With some upsides, it comes with some downsides as well. The PSPs used in Computed Radiography (CR) systems have a limited lifespan. Some manufacturers can only guarantee good quality images for up to 30,000 to 60,000 scans. Computed Radiography (CR) systems being highly mechanical is another key issue that needs to be addressed because the gears, belts, stage, laser steering, fiber and eraser assemblies can be susceptible to wear and tear.

Direct Digital Radiography (DR)

Vieworks Digital Radiography System
Vieworks Digital Radiography System

Direct Digital Radiography (DR) is the latest technology and the best of all. A Digital Radiography (DR) system is the epitome of digital radiography. It uses a flat panel detector (FPD) to pick up the X-ray radiation and a workstation to process the image. The entire process of converting the X-ray radiation into a digital image would only take around 5 to 10 seconds – A big advantage over film and computed radiography (CR).

Direct Digital Radiography (DR) produces better quality and sharper images than Computed Radiography (CR) and film as well. This lets you scan more patients in less time. If the workload is huge, like when doing annual medical examinations (AME) for a company, then Direct Digital Radiography (DR) is an ideal choice because it enables you to cater up to 100 patients an hour. The patients need to spend less time waiting for their turn, which improves the overall experience.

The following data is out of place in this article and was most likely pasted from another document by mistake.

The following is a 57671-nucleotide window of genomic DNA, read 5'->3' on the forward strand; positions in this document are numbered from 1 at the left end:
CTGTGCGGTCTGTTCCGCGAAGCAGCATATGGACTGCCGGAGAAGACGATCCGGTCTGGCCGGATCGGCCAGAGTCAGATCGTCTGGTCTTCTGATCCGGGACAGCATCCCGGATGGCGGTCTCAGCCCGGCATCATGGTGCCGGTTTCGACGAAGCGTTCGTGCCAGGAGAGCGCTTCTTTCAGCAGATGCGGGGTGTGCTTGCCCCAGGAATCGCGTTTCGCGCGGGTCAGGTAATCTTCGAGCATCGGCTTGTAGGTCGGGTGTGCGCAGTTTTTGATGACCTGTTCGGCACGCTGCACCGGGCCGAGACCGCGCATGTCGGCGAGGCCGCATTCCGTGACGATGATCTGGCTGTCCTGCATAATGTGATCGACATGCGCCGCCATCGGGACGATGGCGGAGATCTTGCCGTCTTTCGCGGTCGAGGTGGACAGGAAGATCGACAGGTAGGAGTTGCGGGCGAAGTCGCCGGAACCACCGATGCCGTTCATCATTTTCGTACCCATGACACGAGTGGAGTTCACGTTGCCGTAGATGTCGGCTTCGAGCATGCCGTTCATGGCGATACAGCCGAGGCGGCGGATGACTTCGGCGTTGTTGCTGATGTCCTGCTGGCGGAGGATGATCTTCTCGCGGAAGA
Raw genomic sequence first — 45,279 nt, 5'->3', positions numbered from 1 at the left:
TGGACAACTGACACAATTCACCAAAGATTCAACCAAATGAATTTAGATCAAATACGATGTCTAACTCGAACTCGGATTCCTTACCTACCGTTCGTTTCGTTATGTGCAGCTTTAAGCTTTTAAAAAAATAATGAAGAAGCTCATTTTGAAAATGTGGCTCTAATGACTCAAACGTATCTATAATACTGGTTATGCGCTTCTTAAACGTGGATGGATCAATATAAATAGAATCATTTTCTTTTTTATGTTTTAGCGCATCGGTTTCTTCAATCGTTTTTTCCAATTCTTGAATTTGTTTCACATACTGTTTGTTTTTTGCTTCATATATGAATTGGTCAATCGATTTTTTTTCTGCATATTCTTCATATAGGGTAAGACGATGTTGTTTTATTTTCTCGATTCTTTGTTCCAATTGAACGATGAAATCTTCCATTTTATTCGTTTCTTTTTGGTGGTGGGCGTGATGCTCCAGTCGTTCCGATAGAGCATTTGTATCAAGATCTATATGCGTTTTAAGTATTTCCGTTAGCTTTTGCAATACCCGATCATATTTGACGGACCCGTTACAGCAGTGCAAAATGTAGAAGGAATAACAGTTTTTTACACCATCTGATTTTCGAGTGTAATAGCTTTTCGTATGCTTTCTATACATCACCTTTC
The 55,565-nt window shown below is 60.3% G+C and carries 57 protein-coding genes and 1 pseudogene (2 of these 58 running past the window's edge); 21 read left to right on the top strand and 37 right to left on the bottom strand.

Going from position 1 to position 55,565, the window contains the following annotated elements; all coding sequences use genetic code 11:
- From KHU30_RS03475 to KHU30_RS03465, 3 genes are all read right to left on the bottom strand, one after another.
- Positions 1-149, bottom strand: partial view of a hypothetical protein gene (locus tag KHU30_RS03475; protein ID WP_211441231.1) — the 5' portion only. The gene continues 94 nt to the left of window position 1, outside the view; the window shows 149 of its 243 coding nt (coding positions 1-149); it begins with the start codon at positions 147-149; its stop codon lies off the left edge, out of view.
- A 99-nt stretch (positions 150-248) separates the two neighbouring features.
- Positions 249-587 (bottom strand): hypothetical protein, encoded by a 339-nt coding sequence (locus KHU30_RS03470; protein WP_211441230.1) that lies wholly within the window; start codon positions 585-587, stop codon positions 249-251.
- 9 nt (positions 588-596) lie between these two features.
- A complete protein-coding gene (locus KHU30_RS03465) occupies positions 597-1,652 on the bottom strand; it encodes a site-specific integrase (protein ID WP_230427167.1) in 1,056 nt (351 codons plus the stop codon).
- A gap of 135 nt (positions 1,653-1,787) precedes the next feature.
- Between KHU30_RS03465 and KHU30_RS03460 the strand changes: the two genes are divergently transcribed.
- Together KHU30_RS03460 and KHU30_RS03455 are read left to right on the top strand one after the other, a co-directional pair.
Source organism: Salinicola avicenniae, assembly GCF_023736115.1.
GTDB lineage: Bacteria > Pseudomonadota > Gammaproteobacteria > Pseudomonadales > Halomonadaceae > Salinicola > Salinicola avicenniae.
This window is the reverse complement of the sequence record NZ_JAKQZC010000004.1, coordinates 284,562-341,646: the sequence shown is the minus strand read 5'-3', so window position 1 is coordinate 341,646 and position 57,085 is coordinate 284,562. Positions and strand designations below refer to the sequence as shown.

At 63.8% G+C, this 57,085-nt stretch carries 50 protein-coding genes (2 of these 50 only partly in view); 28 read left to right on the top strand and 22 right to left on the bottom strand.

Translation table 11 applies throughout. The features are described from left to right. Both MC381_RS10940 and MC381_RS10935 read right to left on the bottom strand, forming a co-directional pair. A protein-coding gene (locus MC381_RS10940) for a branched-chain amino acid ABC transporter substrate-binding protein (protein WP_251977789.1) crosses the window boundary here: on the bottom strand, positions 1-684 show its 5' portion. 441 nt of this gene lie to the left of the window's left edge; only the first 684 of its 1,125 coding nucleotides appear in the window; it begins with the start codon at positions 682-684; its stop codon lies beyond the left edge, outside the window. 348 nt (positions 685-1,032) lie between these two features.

Direct Digital Radiography (DR) makes a substantial difference with less radiation exposure. According to DQE (Detective Quantum Efficiency), the X-ray detection efficiency of Digital Radiography (DR) systems is about 65%, whereas Computed Radiography (CR) systems have only 30%. DQE measures the efficiency of x-ray detection of a radiography system.

Direct Digital Radiography (DR) holds the best image acquisition & processing capabilities among the three radiography systems. It takes less than a minute between exposure to radiation and image acquisition. Digital Radiography (DR) systems are portable, and some of the systems have wireless DR detectors. Reliability of DR is also the best. Some brands offer shock proof, water proof and dust proof models.

One major issue with the older version of Direct Digital Radiography (DR) is the use of CCD technology. CCD (Charged Coupled Device), unlike FPD (Flat Panel Detectors) has a bigger form factor and heavier weight. It also produces lower quality images than FPD DRs. Another downside is cost-related. You need to make heavy investments to set up a Direct Digital Radiography (DR) system in your medical facility. The upfront cost is huge, which makes Direct Digital Radiography (DR) systems a “not-so-ideal” investment for medical facilities with fewer patients.

Which modality is the best?

There’s no right or wrong answer in this case. The ultimate deciding factor comes down to your needs and budget. Technically speaking, there’s no doubt that Digital Radiography (DR) is the epitome of high-quality radiography.

If you’re operating a small clinic and only caters a few number of patients, your existing conventional film radiography system is ideal. For imaging clinics, Computed Radiography (CR) is a smart choice because of efficiency and cost-effectiveness.

Digital Radiography (DR) is so far the best modality in the context of efficiency, durability and quality of images. Digital Radiography (DR) systems are the best choice for hospitals with outpatient facilities and also industrial clinics providing pre-employment medical examination (PME) and annual medical examination (AME) services. Given that the patient throughput is huge, quick ROI is guaranteed. Direct Digital Radiography (DR) is much less labor-intensive and efficient than film radiography & Computed Radiography (CR).

Want to see how these different image processing techniques work in radiography? Watch the following videos: